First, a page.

March 10, 2018
Originally published October 13, 2008
image made with Nordic Optical Telescope by M. Gâlfalk, G. Olofsson, and H.-G. Florén, Stockholm Observatory
This red Moon is unique not just for it's display color but also for the wavelength color it was imaged in. The mosaic was obtained with the 2.5 m Nordic Optical Telescope in the Canary Islands using an infrared camera that works at 3.45µm (3.45 microns for old-timers). The image above is reduced to about 10% of the original scale and resolution. In viewing close-ups you will see that even though a 98" telescope was used, the resolution is comparable to what amateurs can achieve with apertures of 12"-14". However, the huge area covered at this high resolution is extraordinary. The image has an absolutely sharp character that almost looks like it was made in a computer from a digital terrain map - but it wasn't. At this infrared wavelength most albedo markings are muted - Copernicus's rays are hard to see, but Kepler's are more visible. A nice Flash atlas with high res images, nomenclature and music is available. The 4000 images for the mosaic were captured in 2003 - I hope Gâlfalk, Olofsson and Florén will point their telescope to the Moon sometime soon to image the entire nearside!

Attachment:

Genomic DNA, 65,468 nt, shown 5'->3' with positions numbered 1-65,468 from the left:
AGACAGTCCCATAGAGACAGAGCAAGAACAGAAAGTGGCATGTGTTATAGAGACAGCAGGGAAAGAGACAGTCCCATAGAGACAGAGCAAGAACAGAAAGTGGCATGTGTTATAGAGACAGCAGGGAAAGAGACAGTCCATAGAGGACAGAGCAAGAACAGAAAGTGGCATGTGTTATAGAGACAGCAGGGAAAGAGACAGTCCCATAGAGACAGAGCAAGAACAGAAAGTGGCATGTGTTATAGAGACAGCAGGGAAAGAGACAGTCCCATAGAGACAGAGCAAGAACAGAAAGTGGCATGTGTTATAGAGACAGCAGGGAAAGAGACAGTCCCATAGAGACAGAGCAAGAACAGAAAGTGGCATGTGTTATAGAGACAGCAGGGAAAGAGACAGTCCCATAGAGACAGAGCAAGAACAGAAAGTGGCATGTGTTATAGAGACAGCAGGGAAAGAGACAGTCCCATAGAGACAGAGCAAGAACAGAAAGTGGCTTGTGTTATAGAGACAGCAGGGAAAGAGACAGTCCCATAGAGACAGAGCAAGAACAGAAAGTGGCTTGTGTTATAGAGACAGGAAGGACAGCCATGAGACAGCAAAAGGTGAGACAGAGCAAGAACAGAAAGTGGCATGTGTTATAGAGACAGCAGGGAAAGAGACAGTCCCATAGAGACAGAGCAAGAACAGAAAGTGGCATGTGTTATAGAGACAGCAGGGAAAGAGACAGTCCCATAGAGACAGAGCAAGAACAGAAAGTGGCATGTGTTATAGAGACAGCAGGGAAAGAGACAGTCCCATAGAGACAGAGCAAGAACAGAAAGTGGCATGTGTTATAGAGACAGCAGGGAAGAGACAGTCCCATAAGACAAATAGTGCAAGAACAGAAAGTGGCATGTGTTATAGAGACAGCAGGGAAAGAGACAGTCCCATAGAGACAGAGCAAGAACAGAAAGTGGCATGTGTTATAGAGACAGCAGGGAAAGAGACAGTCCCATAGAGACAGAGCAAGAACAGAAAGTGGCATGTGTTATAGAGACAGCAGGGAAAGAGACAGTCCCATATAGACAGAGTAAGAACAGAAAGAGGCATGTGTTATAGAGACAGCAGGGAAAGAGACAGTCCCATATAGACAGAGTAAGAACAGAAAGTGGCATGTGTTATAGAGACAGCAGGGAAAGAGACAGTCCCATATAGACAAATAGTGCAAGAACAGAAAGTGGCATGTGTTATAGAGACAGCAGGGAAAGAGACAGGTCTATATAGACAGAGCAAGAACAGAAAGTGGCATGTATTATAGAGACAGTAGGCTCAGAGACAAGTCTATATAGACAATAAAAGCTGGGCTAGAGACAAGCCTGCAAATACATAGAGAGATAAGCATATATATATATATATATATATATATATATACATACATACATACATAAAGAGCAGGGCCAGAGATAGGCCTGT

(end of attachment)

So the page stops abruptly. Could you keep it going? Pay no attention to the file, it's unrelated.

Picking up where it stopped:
Quoting from the NOT webpage: A total of 4000 mid-IR images on 500 different positions were obtained with a seeing of 0.3-0.4 arcsec FWHM on July 19th 2003, spending a total of 26 minutes on the observations. This sounds like the observers did use the resolution-enhancing technique of stacking video images.
I thank Jean-Bernard LePecq for reminding me of this startling image.
Yesterday's LPOD: Moon Science for All
Tomorrow's LPOD: Third Discovery